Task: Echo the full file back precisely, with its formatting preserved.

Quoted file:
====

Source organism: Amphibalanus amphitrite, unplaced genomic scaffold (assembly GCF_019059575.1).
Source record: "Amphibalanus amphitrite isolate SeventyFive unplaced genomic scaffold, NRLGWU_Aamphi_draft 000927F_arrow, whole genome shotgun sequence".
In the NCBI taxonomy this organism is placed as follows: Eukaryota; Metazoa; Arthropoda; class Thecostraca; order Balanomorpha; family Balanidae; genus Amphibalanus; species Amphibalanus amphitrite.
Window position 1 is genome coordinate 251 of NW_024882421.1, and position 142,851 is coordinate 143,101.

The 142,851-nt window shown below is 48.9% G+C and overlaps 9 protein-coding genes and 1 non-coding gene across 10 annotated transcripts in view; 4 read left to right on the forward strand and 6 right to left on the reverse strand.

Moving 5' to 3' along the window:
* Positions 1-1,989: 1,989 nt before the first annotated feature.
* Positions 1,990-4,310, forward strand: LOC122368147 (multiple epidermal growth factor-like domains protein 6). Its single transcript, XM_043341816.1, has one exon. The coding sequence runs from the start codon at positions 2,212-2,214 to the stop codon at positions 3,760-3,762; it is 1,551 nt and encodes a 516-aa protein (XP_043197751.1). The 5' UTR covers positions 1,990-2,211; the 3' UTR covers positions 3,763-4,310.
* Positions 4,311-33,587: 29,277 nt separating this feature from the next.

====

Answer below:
Source organism: Amphibalanus amphitrite, unplaced genomic scaffold (assembly GCF_019059575.1).
Source record: "Amphibalanus amphitrite isolate SeventyFive unplaced genomic scaffold, NRLGWU_Aamphi_draft 000927F_arrow, whole genome shotgun sequence".
In the NCBI taxonomy this organism is placed as follows: Eukaryota; Metazoa; Arthropoda; class Thecostraca; order Balanomorpha; family Balanidae; genus Amphibalanus; species Amphibalanus amphitrite.
Window position 1 is genome coordinate 251 of NW_024882421.1, and position 142,851 is coordinate 143,101.

The 142,851-nt window shown below is 48.9% G+C and overlaps 9 protein-coding genes and 1 non-coding gene across 10 annotated transcripts in view; 4 read left to right on the forward strand and 6 right to left on the reverse strand.

Moving 5' to 3' along the window:
* Positions 1-1,989: 1,989 nt before the first annotated feature.
* Positions 1,990-4,310, forward strand: LOC122368147 (multiple epidermal growth factor-like domains protein 6). Its single transcript, XM_043341816.1, has one exon. The coding sequence runs from the start codon at positions 2,212-2,214 to the stop codon at positions 3,760-3,762; it is 1,551 nt and encodes a 516-aa protein (XP_043197751.1). The 5' UTR covers positions 1,990-2,211; the 3' UTR covers positions 3,763-4,310.
* Positions 4,311-33,587: 29,277 nt separating this feature from the next.